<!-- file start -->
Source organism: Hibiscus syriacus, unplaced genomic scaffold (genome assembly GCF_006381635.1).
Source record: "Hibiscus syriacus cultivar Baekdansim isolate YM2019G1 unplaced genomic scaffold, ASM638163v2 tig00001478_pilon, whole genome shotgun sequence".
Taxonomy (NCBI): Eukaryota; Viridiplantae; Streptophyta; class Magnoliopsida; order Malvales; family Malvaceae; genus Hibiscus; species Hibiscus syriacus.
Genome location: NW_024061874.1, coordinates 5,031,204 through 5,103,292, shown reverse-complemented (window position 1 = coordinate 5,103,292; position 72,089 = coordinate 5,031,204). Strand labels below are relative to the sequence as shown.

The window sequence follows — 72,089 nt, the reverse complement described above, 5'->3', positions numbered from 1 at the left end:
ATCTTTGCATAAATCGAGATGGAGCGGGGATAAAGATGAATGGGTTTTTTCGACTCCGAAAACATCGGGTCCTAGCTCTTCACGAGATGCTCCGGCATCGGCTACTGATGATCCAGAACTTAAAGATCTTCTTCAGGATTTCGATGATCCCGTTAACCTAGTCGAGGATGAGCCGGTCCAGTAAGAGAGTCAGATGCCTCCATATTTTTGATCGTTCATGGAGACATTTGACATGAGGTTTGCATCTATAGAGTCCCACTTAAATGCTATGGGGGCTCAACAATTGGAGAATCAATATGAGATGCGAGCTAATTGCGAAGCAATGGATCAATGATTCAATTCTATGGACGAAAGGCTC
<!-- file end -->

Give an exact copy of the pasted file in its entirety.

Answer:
Source organism: Hibiscus syriacus, unplaced genomic scaffold (genome assembly GCF_006381635.1).
Source record: "Hibiscus syriacus cultivar Baekdansim isolate YM2019G1 unplaced genomic scaffold, ASM638163v2 tig00001478_pilon, whole genome shotgun sequence".
Taxonomy (NCBI): Eukaryota; Viridiplantae; Streptophyta; class Magnoliopsida; order Malvales; family Malvaceae; genus Hibiscus; species Hibiscus syriacus.
Genome location: NW_024061874.1, coordinates 5,031,204 through 5,103,292, shown reverse-complemented (window position 1 = coordinate 5,103,292; position 72,089 = coordinate 5,031,204). Strand labels below are relative to the sequence as shown.

The window sequence follows — 72,089 nt, the reverse complement described above, 5'->3', positions numbered from 1 at the left end:
ATCTTTGCATAAATCGAGATGGAGCGGGGATAAAGATGAATGGGTTTTTTCGACTCCGAAAACATCGGGTCCTAGCTCTTCACGAGATGCTCCGGCATCGGCTACTGATGATCCAGAACTTAAAGATCTTCTTCAGGATTTCGATGATCCCGTTAACCTAGTCGAGGATGAGCCGGTCCAGTAAGAGAGTCAGATGCCTCCATATTTTTGATCGTTCATGGAGACATTTGACATGAGGTTTGCATCTATAGAGTCCCACTTAAATGCTATGGGGGCTCAACAATTGGAGAATCAATATGAGATGCGAGCTAATTGCGAAGCAATGGATCAATGATTCAATTCTATGGACGAAAGGCTC